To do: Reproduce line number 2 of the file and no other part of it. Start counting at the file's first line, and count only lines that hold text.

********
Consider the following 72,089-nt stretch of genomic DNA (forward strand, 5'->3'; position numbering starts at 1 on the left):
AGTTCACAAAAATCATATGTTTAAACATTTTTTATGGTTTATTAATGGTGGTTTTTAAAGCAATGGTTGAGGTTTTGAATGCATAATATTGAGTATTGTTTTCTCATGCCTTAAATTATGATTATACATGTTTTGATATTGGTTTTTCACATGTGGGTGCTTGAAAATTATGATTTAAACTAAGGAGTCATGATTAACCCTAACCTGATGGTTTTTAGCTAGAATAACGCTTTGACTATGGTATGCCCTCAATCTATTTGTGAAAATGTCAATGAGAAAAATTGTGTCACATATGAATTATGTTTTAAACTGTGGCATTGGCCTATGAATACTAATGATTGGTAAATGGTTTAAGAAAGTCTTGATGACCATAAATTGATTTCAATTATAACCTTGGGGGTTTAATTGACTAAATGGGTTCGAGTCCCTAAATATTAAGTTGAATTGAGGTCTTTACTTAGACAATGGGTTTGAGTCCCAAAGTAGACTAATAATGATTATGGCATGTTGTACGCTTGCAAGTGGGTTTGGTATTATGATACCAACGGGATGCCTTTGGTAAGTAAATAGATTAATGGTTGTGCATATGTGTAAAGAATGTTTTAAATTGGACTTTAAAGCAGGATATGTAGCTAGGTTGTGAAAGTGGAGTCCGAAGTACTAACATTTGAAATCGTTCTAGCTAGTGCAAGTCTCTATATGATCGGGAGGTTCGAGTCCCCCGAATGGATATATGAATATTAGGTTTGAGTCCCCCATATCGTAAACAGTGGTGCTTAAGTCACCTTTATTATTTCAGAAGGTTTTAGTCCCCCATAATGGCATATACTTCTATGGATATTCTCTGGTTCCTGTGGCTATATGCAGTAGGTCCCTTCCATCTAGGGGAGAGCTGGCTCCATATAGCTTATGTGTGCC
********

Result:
AGTTCACAAAAATCATATGTTTAAACATTTTTTATGGTTTATTAATGGTGGTTTTTAAAGCAATGGTTGAGGTTTTGAATGCATAATATTGAGTATTGTTTTCTCATGCCTTAAATTATGATTATACATGTTTTGATATTGGTTTTTCACATGTGGGTGCTTGAAAATTATGATTTAAACTAAGGAGTCATGATTAACCCTAACCTGATGGTTTTTAGCTAGAATAACGCTTTGACTATGGTATGCCCTCAATCTATTTGTGAAAATGTCAATGAGAAAAATTGTGTCACATATGAATTATGTTTTAAACTGTGGCATTGGCCTATGAATACTAATGATTGGTAAATGGTTTAAGAAAGTCTTGATGACCATAAATTGATTTCAATTATAACCTTGGGGGTTTAATTGACTAAATGGGTTCGAGTCCCTAAATATTAAGTTGAATTGAGGTCTTTACTTAGACAATGGGTTTGAGTCCCAAAGTAGACTAATAATGATTATGGCATGTTGTACGCTTGCAAGTGGGTTTGGTATTATGATACCAACGGGATGCCTTTGGTAAGTAAATAGATTAATGGTTGTGCATATGTGTAAAGAATGTTTTAAATTGGACTTTAAAGCAGGATATGTAGCTAGGTTGTGAAAGTGGAGTCCGAAGTACTAACATTTGAAATCGTTCTAGCTAGTGCAAGTCTCTATATGATCGGGAGGTTCGAGTCCCCCGAATGGATATATGAATATTAGGTTTGAGTCCCCCATATCGTAAACAGTGGTGCTTAAGTCACCTTTATTATTTCAGAAGGTTTTAGTCCCCCATAATGGCATATACTTCTATGGATATTCTCTGGTTCCTGTGGCTATATGCAGTAGGTCCCTTCCATCTAGGGGAGAGCTGGCTCCATATAGCTTATGTGTGCC